One Alaska listener tweeted me a link to a wonderful Bjork’s video I had forgotten, the one for “Bachelorette”. I fear that the same that happens to her in the second part of the video will happen to me, when her publisher becomes a tree and the lines of her book vanish one by one until all the pages turn white. But for now we are still in the first part of the video, when everything is Alice, wonderland, each magic embedded in the next.
The camera is home again, after 5 weeks in repairment. Even the tiniest problem has been solved, and it just feels like new. I am now allowed to fall in love with black and white again, I missed it so much and it’s definitely the right setting for winter. With the sheer joy of handling it again, combined with the typical luck of the beginner, here is the first picture of the new year of this blog. This happens only when the Beast is clear that behind the eye of the camera there is my eye. It goes with a slight throat chirp. Today I’m also handing the final draft of the book to my first reader. I am prepared to make a lot of adjustments, I only hope it’s convincing, so cross fingers. To avoid getting stuck and depressed, I have rearranged my desk and shelves with all of my notebooks, ready to plunge into something new to write. I’m taking the coldest months to make up my mind what it is I really feel I have to do, and then I’ll tackle a new book.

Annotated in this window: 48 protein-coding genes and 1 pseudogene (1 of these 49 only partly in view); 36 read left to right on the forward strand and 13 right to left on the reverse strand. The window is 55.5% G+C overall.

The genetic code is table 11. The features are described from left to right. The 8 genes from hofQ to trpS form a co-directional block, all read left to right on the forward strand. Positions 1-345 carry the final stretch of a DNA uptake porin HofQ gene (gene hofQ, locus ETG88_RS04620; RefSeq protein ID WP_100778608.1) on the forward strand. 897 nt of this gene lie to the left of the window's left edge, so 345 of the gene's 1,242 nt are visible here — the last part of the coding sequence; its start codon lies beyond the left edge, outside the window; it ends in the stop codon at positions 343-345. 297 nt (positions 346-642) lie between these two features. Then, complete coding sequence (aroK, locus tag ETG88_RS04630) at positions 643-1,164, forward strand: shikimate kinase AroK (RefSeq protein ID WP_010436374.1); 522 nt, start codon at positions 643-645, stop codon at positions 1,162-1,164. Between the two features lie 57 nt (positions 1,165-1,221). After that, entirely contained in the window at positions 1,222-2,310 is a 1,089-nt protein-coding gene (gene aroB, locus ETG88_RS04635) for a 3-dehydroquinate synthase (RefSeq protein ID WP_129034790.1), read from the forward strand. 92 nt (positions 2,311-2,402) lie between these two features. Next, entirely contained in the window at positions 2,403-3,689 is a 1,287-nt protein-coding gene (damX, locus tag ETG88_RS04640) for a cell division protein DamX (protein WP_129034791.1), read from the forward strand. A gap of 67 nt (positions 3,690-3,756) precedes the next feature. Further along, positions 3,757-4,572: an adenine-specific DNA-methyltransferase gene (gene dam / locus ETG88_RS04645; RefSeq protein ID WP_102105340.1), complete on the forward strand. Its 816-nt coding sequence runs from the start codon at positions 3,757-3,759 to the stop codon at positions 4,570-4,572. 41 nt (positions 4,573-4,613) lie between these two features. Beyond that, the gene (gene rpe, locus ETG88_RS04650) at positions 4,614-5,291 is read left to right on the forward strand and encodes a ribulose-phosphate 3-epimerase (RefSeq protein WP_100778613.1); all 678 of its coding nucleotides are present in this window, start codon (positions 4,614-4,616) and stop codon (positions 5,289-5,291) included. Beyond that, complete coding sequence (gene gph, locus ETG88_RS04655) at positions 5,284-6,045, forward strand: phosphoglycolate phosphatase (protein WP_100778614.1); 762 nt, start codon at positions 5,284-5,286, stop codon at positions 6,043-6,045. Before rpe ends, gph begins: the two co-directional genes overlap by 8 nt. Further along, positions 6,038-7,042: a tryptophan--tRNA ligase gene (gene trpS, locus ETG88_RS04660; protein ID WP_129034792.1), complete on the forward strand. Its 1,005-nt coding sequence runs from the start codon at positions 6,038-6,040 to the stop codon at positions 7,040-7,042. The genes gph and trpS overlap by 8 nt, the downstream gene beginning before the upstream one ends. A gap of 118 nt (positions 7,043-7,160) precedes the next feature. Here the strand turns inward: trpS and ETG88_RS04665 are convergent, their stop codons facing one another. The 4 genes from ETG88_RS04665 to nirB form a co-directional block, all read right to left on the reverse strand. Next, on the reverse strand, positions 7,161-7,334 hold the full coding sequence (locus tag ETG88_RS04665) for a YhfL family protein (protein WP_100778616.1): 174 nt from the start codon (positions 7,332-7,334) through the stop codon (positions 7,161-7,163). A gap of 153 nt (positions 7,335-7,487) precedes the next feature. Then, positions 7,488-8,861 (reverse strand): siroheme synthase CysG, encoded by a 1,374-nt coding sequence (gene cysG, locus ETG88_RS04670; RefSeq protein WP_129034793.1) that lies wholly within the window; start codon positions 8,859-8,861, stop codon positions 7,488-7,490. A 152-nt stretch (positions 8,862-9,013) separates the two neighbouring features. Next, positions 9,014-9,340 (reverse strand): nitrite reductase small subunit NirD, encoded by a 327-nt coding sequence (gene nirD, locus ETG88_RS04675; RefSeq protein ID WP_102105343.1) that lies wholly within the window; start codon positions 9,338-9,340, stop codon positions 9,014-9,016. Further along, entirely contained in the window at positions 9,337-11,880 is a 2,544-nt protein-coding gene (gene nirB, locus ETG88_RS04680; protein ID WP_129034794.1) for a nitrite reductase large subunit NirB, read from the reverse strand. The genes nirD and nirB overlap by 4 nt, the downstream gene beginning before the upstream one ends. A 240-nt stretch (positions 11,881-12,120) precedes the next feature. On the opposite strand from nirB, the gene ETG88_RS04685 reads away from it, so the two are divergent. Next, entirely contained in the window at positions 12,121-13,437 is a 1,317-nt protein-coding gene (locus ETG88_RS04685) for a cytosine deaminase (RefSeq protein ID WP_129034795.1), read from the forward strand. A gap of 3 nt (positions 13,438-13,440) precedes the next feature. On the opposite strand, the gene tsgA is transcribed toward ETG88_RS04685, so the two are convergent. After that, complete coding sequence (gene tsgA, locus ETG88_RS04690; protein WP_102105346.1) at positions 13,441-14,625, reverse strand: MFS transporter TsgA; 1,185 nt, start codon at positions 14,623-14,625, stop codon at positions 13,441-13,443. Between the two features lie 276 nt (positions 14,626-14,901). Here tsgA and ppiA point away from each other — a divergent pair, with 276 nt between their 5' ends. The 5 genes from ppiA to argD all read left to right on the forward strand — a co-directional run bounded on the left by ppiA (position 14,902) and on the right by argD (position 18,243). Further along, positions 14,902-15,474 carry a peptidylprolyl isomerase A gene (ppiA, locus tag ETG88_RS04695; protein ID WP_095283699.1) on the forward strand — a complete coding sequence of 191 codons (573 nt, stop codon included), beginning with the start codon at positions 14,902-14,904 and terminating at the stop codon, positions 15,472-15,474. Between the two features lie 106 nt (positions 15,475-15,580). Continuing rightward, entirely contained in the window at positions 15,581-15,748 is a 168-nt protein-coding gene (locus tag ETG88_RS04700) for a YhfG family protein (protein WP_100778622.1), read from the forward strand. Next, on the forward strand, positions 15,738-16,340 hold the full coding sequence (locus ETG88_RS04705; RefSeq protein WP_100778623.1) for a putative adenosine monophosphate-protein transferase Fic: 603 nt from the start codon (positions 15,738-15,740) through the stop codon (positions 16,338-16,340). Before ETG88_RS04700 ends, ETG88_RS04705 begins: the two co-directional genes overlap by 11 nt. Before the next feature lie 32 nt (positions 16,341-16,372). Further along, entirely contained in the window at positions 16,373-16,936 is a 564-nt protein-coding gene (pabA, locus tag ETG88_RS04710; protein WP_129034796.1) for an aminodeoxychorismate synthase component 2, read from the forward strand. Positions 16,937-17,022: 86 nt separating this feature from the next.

It wasn’t exactly a holiday, but it was good enough to finish the last chapters of my book. Never before I have felt so full of energy and resolute and kept going so easily, despite the heat and some parts being really jumbled. The book just kind of snowballed and I only had to follow it. There were a lot of toasts from friends, it felt nice. I am now into Draft 3, which means a lot of polishing and cutting away almost 40% of what I’ve written. But it just feels good.
Look closer. There’s something. A light spiderweb hung on the branch. I was told today that in vegetable patches zucchini silently pair unseen, and new varieties are born. A lot seem to happen while we’re not watching, or we think we’re watching. Secret forces act with painstaking slowness. Suddenly, everything has changed.
On my walking route I was stopped by three lost people asking for directions: an old man, an Indian boy who was going to deliver a bunch of flowers, a man with a raspsberry tie who just got out of the Hotel Rio. Tiny cars, many closed shops, groups of tourists, the sky so blue it’s like being at sea, that serene breeze that makes you feel light and fresh, the audio of an old western morning rerun coming from behind the curtains of a window at ground floor. Then the trams power line broke down and everything stopped. Dozens of orange trams, discarded in squares and streets like broken toys, frozen in the moment the power got off, a silence unreal. Last night at dusk I found this sentence in John Cheever’s journals: “THE FIRST OF JUNE, AND THE WORLD THAT WAS NOT MINE YESTERDAY NOW LIES SPREAD OUT AT MY FEET, A SPLENDOR”.